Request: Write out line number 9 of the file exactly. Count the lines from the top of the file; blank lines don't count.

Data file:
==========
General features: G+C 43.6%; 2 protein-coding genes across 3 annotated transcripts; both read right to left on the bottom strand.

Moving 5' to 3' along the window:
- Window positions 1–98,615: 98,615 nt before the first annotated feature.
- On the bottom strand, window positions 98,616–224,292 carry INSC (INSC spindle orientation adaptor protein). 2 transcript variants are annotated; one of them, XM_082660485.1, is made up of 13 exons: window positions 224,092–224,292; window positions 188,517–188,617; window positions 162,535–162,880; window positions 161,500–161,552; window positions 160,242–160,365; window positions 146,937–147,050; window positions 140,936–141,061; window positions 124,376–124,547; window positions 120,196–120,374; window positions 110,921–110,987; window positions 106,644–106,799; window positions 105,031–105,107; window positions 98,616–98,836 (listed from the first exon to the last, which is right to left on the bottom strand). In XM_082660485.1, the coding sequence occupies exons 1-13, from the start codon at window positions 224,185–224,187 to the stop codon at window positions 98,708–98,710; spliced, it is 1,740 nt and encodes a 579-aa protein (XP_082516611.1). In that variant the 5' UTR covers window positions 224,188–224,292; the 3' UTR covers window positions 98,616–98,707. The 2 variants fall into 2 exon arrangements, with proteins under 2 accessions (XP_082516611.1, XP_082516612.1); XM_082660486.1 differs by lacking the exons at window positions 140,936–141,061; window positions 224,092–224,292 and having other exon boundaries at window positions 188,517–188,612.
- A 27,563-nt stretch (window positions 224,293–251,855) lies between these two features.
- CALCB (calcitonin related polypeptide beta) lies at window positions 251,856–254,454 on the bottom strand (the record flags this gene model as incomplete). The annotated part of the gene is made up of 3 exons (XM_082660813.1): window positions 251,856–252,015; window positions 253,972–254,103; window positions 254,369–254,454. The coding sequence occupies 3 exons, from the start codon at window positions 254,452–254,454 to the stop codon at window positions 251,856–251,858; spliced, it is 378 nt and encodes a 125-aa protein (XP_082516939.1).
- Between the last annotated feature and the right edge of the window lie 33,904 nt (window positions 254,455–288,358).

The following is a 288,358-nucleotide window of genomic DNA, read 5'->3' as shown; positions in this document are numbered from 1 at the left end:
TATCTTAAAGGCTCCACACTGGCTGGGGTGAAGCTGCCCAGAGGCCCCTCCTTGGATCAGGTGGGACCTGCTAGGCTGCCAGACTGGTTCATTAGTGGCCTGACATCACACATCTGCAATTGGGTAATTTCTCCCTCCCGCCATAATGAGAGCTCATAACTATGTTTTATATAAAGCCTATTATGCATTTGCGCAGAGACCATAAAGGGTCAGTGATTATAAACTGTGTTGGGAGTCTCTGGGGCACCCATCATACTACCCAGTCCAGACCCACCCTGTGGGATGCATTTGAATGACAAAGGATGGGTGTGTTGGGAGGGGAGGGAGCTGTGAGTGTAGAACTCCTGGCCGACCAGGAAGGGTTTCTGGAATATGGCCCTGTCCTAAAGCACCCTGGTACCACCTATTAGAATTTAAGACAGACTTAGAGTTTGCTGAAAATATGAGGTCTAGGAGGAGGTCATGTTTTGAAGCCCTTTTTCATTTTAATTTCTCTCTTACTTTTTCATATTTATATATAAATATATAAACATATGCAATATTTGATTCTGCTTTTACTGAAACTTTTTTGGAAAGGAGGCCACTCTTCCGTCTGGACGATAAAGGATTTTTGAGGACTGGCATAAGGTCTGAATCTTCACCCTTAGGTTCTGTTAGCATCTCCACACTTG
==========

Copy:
TATCTTAAAGGCTCCACACTGGCTGGGGTGAAGCTGCCCAGAGGCCCCTCCTTGGATCAGGTGGGACCTGCTAGGCTGCCAGACTGGTTCATTAGTGGCCTGACATCACACATCTGCAATTGGGTAATTTCTCCCTCCCGCCATAATGAGAGCTCATAACTATGTTTTATATAAAGCCTATTATGCATTTGCGCAGAGACCATAAAGGGTCAGTGATTATAAACTGTGTTGGGAGTCTCTGGGGCACCCATCATACTACCCAGTCCAGACCCACCCTGTGGGATGCATTTGAATGACAAAGGATGGGTGTGTTGGGAGGGGAGGGAGCTGTGAGTGTAGAACTCCTGGCCGACCAGGAAGGGTTTCTGGAATATGGCCCTGTCCTAAAGCACCCTGGTACCACCTATTAGAATTTAAGACAGACTTAGAGTTTGCTGAAAATATGAGGTCTAGGAGGAGGTCATGTTTTGAAGCCCTTTTTCATTTTAATTTCTCTCTTACTTTTTCATATTTATATATAAATATATAAACATATGCAATATTTGATTCTGCTTTTACTGAAACTTTTTTGGAAAGGAGGCCACTCTTCCGTCTGGACGATAAAGGATTTTTGAGGACTGGCATAAGGTCTGAATCTTCACCCTTAGGTTCTGTTAGCATCTCCACACTTG